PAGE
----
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YouTube Isn't Playing Nice With TV Networks Anymore

TV on fire

Last week, we told you about Publicis Groupe’s big deal to purchase tens of millions of dollars in YouTube advertising and how the move was a harbinger of how the
online video platform might steal bigger slices of television’s advertisingrevenues in the future.

Now, Ad Age is reporting that YouTube will no longer offer television networks and movie studios the so-called “sweetheart deals” that gave the networks 70% of the advertising revenues YouTube made from ads placed on content from ABC, NBC, and the like.

Instead, YouTube is offering a deal by which networks will have to settle for the 55% split YouTube offers online-only content networks like Machinima and AwesomenessTV.

The terms can be seen as something of a power move by YouTube, evidence that the company’s ad sales department feels it has enough leverage over traditional video content producers to twist their arms into giving up some of the guaranteed money they once received simply for gracing YouTube with their premium content.

Now, YouTube is saying it no longer needs mainstream television’s stamp of authenticity, forcing the networks to compete on the same playing field as the rest of the platform’s users and professional content providers.

The new terms are not quite take-it-or-leave-it for the networks, though. While YouTube has lowered the percentage networks it will get when it sells ads at the baseline price, Ad Age reports that YouTube is lowering that baseline and offering the networks an opportunity to keep 100% of the revenues they receive beyond those minimum prices.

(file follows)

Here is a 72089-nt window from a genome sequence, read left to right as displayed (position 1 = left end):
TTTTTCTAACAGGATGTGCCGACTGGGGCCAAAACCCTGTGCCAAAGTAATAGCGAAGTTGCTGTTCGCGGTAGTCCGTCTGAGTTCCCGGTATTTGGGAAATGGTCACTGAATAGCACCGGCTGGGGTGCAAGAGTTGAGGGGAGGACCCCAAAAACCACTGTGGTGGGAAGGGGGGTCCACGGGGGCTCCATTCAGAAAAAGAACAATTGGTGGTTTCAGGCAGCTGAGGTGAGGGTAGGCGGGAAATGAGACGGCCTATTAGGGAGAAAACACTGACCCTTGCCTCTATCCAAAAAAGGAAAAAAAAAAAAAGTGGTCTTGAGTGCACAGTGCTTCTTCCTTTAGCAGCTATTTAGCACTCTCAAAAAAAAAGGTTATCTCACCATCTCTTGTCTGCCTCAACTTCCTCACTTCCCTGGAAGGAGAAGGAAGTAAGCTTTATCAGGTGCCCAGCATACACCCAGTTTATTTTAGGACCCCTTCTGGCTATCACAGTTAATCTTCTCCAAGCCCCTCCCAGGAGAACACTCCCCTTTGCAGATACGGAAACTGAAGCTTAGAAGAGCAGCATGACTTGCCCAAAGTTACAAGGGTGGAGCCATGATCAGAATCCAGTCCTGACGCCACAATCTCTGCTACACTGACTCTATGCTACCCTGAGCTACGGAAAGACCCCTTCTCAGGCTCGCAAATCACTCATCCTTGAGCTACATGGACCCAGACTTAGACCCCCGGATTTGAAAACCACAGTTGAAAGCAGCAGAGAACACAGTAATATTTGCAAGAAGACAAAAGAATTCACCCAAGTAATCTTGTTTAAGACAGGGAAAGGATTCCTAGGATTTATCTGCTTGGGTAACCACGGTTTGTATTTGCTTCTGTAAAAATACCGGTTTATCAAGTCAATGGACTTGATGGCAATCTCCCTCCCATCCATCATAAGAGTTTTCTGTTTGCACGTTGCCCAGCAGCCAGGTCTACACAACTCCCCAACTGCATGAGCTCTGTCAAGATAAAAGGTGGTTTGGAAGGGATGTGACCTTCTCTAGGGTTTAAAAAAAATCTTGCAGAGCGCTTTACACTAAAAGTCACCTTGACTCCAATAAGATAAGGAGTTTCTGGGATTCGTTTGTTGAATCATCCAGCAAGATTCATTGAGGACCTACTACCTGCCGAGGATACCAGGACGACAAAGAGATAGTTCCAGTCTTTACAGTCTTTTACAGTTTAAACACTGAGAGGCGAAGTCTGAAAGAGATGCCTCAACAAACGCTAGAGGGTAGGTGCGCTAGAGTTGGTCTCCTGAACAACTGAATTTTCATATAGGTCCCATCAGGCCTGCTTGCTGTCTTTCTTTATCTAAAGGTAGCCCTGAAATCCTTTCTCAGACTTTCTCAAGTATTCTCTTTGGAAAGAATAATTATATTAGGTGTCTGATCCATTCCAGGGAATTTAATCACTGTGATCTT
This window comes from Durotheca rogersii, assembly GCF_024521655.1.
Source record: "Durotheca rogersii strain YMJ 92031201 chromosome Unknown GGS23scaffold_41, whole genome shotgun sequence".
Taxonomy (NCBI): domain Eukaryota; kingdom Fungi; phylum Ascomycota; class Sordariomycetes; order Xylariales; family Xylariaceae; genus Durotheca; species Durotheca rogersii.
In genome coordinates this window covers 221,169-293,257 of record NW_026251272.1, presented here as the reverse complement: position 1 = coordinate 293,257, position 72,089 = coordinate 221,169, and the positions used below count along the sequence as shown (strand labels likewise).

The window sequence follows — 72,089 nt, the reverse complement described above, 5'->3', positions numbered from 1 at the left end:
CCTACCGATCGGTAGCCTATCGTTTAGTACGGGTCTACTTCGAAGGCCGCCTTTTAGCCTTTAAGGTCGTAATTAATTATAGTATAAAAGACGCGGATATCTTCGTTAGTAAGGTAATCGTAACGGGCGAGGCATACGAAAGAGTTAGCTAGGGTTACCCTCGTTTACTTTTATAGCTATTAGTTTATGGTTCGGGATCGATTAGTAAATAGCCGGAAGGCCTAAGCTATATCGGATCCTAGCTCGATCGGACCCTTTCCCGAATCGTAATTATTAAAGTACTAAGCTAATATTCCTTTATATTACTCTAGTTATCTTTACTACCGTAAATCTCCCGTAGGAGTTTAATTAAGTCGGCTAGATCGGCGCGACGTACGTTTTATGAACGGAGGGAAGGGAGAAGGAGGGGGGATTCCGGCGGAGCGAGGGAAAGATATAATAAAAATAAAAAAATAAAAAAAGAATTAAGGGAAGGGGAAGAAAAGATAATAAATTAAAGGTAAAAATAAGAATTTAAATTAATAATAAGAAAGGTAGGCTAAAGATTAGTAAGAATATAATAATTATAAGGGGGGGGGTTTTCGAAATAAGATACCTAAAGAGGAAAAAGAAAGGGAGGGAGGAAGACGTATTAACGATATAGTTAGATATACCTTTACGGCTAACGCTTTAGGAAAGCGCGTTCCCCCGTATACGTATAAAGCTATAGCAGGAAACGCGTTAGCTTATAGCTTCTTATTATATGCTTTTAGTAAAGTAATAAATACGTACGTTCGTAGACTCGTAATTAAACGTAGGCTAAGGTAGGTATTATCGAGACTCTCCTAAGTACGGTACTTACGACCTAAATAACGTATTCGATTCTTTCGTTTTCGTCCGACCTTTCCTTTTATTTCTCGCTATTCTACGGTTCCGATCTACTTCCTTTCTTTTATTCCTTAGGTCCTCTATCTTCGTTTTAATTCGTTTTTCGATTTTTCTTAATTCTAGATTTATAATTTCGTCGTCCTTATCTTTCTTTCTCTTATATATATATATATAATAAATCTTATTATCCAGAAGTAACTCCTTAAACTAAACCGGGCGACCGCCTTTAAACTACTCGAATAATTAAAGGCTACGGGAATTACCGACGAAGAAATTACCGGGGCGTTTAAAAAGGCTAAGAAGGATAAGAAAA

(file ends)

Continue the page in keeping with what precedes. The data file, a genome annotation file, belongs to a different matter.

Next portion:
By doing so, YouTube is betting that the increase in its slice of the baseline revenue pie will amount to more money than whatever revenues the television networks can get from advertisers by charging them higher prices.

If television networks accept the terms YouTube is offering, the only way they can avoid giving up another sliver of the advertising pie will be to convince advertisers that their inventory is of significantly higher quality or easier to purchase than that of other YouTube content providers. Otherwise, the advertisers might not be willing to pay more money per view than they would have to elsewhere on the site.

In short, YouTube appears to be betting on the following theories:

  1. That viewers no longer associate the traditional broadcast television networks with a higher level of quality than made-for-online video.
  2. That advertising buyers will recognise this fact and be unwilling to pay higher prices to have their ads placed beside content from the traditional television networks.
  3. That even if the new contract terms YouTube is offering give the networks less money than the old ones, its growing viewership will require the networks to continue posting content on YouTube.

At present, it looks like the networks will have at least a healthy shot at commanding the higher advertising they’d need to win the deal. As Ad Age points out, the networks have the advantage of packaging YouTube media buys with television ad purchases.

Since major media buyers are still spending around 60% of their advertising budgets on television, they might be willing to pay the networks higher prices for YouTube ads in order to avoid the headache of having to make a separate, smaller, YouTube-only ad buy.

Either way, YouTube has placed its cards on the table and pushed a couple chips into the middle. Now it’s television’s turn to decide whether to call.

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